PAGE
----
One of the main goals of the trip was to photograph the full moon rising over the city. Using the program, The Photographer’s Ephemeris, I planned where I should shoot the moon as it rose. I calculated that the moon would rise close to the Space Needle if photographed from Ursula Judkins Viewpoint in the Magnolia area, just west of the Magnolia bridge. Early in the day I drove by this park to scout out where I should shoot from. I picked a spot by the parking lot that looked like it had the perfect view of the Space Needle.
As I photographed throughout Seattle that day, I worried whether the clouds would obscure the view of the rising moon. The eastern horizon never did look very clear. When the sun got low over the Olympic Mountains west of Puget Sound, I left the downtown waterfront, where I had been working, and headed back toward Magnolia.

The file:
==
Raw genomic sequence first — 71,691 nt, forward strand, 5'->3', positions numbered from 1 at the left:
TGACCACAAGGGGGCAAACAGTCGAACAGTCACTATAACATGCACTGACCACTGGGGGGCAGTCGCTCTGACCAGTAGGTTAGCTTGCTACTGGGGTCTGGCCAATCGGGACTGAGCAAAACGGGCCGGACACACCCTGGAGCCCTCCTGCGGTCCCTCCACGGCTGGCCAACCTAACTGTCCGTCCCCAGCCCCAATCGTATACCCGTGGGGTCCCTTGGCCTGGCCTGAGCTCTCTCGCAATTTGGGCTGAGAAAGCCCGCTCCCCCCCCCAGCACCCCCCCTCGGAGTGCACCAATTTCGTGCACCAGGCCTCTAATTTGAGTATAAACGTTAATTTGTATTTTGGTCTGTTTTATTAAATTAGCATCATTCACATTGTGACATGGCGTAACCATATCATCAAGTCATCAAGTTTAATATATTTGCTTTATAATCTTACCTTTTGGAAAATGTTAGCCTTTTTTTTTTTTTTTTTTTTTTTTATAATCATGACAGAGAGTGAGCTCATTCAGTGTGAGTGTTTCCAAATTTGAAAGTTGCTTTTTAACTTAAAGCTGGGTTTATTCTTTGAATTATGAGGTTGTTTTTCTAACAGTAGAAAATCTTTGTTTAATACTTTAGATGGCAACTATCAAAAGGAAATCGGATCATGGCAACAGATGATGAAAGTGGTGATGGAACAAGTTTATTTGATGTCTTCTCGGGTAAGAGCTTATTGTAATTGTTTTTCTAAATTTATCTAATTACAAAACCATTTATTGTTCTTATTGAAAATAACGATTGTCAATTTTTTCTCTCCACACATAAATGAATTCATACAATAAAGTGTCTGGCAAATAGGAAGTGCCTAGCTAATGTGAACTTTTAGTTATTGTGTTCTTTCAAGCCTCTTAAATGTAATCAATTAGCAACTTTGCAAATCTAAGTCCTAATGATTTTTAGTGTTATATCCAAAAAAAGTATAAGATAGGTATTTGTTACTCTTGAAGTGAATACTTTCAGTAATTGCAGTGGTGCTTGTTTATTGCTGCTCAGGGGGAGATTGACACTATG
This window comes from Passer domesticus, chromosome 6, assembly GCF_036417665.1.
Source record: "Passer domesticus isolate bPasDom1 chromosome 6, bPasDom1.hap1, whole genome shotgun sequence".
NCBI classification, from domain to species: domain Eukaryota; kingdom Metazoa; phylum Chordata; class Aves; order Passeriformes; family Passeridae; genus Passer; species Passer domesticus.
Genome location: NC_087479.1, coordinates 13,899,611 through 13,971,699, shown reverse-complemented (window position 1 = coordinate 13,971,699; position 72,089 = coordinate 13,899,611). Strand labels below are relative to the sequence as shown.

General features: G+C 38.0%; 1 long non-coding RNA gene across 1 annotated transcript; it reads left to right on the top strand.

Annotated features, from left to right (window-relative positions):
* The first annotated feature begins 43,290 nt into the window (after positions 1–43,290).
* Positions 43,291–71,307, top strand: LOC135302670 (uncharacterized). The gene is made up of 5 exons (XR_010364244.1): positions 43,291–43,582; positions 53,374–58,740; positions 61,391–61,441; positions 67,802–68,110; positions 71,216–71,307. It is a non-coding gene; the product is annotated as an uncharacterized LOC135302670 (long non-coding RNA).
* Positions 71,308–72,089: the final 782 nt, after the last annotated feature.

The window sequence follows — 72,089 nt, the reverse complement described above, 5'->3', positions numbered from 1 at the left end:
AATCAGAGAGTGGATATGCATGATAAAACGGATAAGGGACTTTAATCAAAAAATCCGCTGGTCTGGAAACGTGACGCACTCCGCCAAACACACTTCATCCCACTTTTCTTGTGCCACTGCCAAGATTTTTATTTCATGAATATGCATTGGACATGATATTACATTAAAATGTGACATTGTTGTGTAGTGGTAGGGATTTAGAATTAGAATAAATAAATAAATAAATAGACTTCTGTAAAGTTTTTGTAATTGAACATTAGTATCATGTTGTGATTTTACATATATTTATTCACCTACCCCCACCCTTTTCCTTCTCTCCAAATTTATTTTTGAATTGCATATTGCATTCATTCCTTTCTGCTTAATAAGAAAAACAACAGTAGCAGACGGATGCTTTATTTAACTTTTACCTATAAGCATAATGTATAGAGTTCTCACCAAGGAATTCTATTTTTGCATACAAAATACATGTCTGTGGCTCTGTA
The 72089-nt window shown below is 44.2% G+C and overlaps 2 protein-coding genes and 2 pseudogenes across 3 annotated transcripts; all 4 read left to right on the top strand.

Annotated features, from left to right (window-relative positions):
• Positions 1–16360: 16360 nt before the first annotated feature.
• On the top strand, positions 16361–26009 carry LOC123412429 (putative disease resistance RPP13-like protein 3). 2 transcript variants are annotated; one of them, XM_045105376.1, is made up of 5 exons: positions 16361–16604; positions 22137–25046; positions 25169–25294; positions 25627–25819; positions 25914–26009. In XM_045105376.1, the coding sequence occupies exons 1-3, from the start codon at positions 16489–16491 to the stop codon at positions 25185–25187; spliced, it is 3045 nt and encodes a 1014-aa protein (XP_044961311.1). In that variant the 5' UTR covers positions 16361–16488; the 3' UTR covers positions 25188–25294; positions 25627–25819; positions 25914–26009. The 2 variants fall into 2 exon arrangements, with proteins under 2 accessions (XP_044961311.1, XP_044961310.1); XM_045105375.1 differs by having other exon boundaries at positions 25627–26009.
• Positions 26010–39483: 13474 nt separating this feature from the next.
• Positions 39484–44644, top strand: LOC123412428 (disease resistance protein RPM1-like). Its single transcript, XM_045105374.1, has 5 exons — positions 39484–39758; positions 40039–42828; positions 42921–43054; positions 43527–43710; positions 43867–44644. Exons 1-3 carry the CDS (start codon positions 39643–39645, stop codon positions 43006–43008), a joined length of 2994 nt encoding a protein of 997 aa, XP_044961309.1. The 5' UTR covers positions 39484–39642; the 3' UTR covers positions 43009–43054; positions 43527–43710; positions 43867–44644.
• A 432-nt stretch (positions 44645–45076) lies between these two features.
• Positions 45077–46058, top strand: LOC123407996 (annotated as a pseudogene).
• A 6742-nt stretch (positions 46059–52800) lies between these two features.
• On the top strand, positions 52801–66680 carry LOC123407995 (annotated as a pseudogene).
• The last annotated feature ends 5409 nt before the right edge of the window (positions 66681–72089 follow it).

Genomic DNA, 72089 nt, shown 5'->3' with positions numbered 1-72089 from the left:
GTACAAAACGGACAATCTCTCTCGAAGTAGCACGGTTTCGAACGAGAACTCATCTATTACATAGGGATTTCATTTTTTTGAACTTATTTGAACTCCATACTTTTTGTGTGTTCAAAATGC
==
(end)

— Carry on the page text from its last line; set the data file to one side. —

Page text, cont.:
I had selected the Parkmont Place viewpoint for a sunset shot. This long, narrow park along the Magnolia bluff top offers a number of viewpoints looking west over Puget Sound toward the Olympic Mountains. As I crossed the Magnolia Bridge heading toward Parkmont Place, I drove by the Ursula Judkins Viewpoint I had scouted earlier. There was one photographer there; he had a tripod set up in the exact spot I had earlier picked out.
The sunset was okay, not great; but I did get some nice shots of the ferry MV Wenatchee as it steamed from Bainbridge to Seattle and the aircraft carrier USS John C. Stennis as it cruised northward on the Sound. The sun set around 7:45 p.m. A little before 8:00, I drove back to Ursula Judkins for the moonrise at 8:18 p.m. The drive took about 3 minutes and the eastern sky was mostly cloudy. I couldn’t tell if it was clear on the horizon.